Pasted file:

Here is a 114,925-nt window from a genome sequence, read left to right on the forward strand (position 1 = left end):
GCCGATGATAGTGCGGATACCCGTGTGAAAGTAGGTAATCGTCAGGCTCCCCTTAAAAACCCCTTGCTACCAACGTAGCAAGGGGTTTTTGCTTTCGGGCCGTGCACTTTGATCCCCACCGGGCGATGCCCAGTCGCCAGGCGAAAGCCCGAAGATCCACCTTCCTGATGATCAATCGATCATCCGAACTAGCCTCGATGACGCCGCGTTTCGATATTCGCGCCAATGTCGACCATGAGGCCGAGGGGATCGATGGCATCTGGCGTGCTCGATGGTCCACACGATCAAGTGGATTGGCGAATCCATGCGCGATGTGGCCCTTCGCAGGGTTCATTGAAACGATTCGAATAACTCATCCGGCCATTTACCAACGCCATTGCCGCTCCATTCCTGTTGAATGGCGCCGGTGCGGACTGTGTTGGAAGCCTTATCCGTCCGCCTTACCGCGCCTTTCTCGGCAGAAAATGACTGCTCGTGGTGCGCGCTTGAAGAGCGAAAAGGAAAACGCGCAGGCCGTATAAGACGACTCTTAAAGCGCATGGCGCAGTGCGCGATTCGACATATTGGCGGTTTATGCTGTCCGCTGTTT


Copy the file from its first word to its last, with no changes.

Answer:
Here is a 114,925-nt window from a genome sequence, read left to right on the forward strand (position 1 = left end):
GCCGATGATAGTGCGGATACCCGTGTGAAAGTAGGTAATCGTCAGGCTCCCCTTAAAAACCCCTTGCTACCAACGTAGCAAGGGGTTTTTGCTTTCGGGCCGTGCACTTTGATCCCCACCGGGCGATGCCCAGTCGCCAGGCGAAAGCCCGAAGATCCACCTTCCTGATGATCAATCGATCATCCGAACTAGCCTCGATGACGCCGCGTTTCGATATTCGCGCCAATGTCGACCATGAGGCCGAGGGGATCGATGGCATCTGGCGTGCTCGATGGTCCACACGATCAAGTGGATTGGCGAATCCATGCGCGATGTGGCCCTTCGCAGGGTTCATTGAAACGATTCGAATAACTCATCCGGCCATTTACCAACGCCATTGCCGCTCCATTCCTGTTGAATGGCGCCGGTGCGGACTGTGTTGGAAGCCTTATCCGTCCGCCTTACCGCGCCTTTCTCGGCAGAAAATGACTGCTCGTGGTGCGCGCTTGAAGAGCGAAAAGGAAAACGCGCAGGCCGTATAAGACGACTCTTAAAGCGCATGGCGCAGTGCGCGATTCGACATATTGGCGGTTTATGCTGTCCGCTGTTT